When I talk about IPv6 I like to bring up two pictures of a web site, one seen over IPv4 and the other over IPv6. Obviously, the two pictures are identical. Because of this invisibility, it's hard to know what kind of deployment progress there is with IPv6. A few years ago I decided to visit all the web sites of all AMS-IX members and see which ones I could reach over IPv6. The results weren't all that impressive back then, but things have started to change over the past year. In april 2004 the web sites of four members were reachable over IPv6 (with one other having an unreachable address) and in march 2005 this was nine out of 213.
For many organizations making their web site available over IPv6 is a serious commitment, so the number of AMS-IX members that run IPv6 is even higher. According to the AMS-IX member list in march 2005, for 213 members with 343 ports there were 59 IPv6 addresses present on the exchange.
However, the AMS-IX membership isn't exactly representative of the net as a whole. I also had a look at a self-proclaimed list of the top 100 English language web sites but out of those not a single one was reachable over IPv6.
One (http://www.alibaba.com/) suffered from the "doubleclick syndrome" and didn't reply to AAAA DNS queries, which introduces a 10 second delay when visiting this site with an IPv6-enabled WWW browser. This is the reason why many people are disabling IPv6 in Firefox.
My conclusion: IPv6 deployment is happening, but it has a very long way to go.Permalink - posted 2005-04-17
Because some IETF documents such as RFC 3489 and draft-ietf-sipping-nat-scenarios-00.txt talk about ISPs putting their customers behind a Network Address Translation device, Philip Matthews posed the question to the NANOG list about how wide spread this practice is.
Some people followed up with examples. Most of these are for things such as GPRS and 802.11, but there are also a few ISPs that do this for "regular" services such as DSL. According to Philip in a summarization of private replies:
"It seems that there are quite a few providers who do this. I was told of at least 24 providers in the U.S., as well as providers in Canada, in Central America, in Europe, and in Africa which which do this."
Unfortunately, there is little or no information why service providers do this except for examples where small ISPs are unable to get enough addresses or get their own address block routed from a large incumbent telco/ISP in non-deregulated markets.
In the IETF, NAT has a bad reputation because it breaks many protocols and because it's hard (if possible at all) to run services on NATed systems. Users who run their own NAT device (which is probably the majority of all "always-on" IP users) can configure their NAT to allow certain incoming traffic, but this won't work with service provider NAT because a single port number must be shared across several customers.Permalink - posted 2005-04-23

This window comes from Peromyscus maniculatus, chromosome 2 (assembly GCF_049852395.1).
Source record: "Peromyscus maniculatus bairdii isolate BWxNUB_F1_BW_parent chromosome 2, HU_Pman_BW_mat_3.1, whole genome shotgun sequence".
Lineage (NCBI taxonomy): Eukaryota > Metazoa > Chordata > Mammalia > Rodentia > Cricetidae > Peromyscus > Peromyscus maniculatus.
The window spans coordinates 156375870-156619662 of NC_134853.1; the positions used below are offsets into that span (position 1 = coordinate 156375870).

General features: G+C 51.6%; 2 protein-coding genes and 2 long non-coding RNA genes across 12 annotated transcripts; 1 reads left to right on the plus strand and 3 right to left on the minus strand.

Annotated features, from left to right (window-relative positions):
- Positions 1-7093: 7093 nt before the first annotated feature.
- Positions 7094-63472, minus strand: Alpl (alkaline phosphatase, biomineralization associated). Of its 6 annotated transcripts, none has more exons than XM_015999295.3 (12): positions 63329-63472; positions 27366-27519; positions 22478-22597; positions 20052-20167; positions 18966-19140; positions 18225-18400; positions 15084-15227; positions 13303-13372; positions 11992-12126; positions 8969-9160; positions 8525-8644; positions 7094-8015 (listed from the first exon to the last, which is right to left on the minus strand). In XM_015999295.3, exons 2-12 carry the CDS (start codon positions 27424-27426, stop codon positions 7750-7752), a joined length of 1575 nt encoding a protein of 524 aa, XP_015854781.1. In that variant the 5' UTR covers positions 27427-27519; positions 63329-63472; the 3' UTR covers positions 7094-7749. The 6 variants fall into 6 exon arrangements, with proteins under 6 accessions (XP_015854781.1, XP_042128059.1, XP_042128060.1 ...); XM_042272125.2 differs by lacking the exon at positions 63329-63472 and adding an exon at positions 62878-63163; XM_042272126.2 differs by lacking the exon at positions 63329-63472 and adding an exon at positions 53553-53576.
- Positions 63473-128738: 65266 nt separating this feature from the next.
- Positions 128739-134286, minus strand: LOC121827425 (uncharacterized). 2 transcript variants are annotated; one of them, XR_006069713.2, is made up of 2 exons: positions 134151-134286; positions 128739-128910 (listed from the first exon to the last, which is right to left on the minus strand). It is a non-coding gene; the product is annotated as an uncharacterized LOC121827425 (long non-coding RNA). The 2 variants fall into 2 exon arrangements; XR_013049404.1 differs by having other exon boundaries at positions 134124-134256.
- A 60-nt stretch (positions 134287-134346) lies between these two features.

The goal of this research project is to determine to what degree hosts connected to the internet can spoof source addresses in outgoing packets. The problem with spoofing is that it can be used to hide the true origin of malicious packets that are used in denial of service (DoS) or distributed denial of service (DDoS) attacks.
The current wisdom was/is that DDoSers have such an easy time launching their attacks from compromised hosts ("zombies") under their control, that spoofing isn't worth the trouble these days. (And NATs may rewrite the spoofed address into a non-spoofed address.) Unfortunately, there is little public information about the (D)DoS problem, but anecdotal evidence suggests that most DDoS attacks indeed use real addresses, but there is still a class of attacks that uses spoofed addresses.
Note that the trouble with spoofing is not just that the source remains hidden, but also that it's impossible to filter out the packets based on source address. Some people argue that the number of sources is so large that this doesn't matter, but I'm not convinced by this argument.
Anyway, it's interesting to see that many networks don't allow outgoing packets with spoofed sources, but there is also a large class of networks that allows them. And it's not entirely a binary thing: some networks filter, but not with 100% success.
It's interesting to note that as of Service Pack 2 Windows XP no longer allows programs to send spoofed packets. (But taking part in the Spoofer project is still encouraged for WinXPSP2 users because it shows important data points.)Permalink - posted 2005-05-06